Red blood cell (RBC) production (erythropoiesis) takes place in the bone marrow under the control of the hormone erythropoietin (EPO). Juxtaglomerular cells in the kidney produce erythropoietin in response to decreased oxygen delivery (as in anemia and hypoxia) or increased levels of androgens. In addition to erythropoietin, red blood cell production requires adequate supplies of substrates, mainly iron, vitamin B12, folate, and heme.
RBCs survive about 120 days. They then lose their cell membranes and are then largely cleared from the circulation by the phagocytic cells of the spleen and liver. Hemoglobin is broken down primarily by the heme oxygenase system with conservation (and subsequent reutilization) of iron, degradation of heme to bilirubin through a series of enzymatic steps, and reutilization of amino acids. Maintenance of a steady number of RBCs requires daily renewal of 1/120 of the cells; immature RBCs (reticulocytes) are continually released and constitute 0.5 to 1.5% of the peripheral RBC population.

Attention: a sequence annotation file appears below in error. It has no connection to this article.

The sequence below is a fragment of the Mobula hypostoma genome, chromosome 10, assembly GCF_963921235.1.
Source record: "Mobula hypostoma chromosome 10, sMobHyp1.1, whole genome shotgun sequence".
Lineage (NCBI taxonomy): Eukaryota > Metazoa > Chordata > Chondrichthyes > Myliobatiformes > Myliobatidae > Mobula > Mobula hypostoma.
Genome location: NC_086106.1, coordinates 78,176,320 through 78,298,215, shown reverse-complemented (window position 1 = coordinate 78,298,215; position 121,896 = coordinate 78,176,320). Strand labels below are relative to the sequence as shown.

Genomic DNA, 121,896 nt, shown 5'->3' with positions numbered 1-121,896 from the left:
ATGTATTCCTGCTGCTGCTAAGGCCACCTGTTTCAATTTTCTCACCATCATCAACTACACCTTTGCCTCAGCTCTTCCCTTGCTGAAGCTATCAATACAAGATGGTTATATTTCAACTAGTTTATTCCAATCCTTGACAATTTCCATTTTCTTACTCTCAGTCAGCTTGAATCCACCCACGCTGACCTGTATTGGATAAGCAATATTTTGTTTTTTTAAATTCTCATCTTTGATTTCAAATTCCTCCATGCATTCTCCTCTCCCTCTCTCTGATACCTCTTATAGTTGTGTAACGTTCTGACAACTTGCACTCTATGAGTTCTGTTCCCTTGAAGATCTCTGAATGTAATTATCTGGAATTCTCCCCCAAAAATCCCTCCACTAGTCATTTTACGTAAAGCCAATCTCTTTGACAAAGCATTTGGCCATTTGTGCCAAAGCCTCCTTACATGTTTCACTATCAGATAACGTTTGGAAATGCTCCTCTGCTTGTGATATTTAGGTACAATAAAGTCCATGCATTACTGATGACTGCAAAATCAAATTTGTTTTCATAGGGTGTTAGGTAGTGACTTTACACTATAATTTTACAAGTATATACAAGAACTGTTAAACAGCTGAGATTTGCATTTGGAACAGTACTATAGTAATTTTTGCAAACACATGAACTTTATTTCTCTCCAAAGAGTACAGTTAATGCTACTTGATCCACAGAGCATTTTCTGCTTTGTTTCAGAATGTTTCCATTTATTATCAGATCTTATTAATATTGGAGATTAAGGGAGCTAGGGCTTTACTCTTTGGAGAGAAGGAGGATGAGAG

With aging, hemoglobin and hematocrit (Hct) decrease slightly, but not below normal values. In menstruating women, the most common cause of lower RBC levels is iron deficiency due to chronic blood loss resulting from menstruation.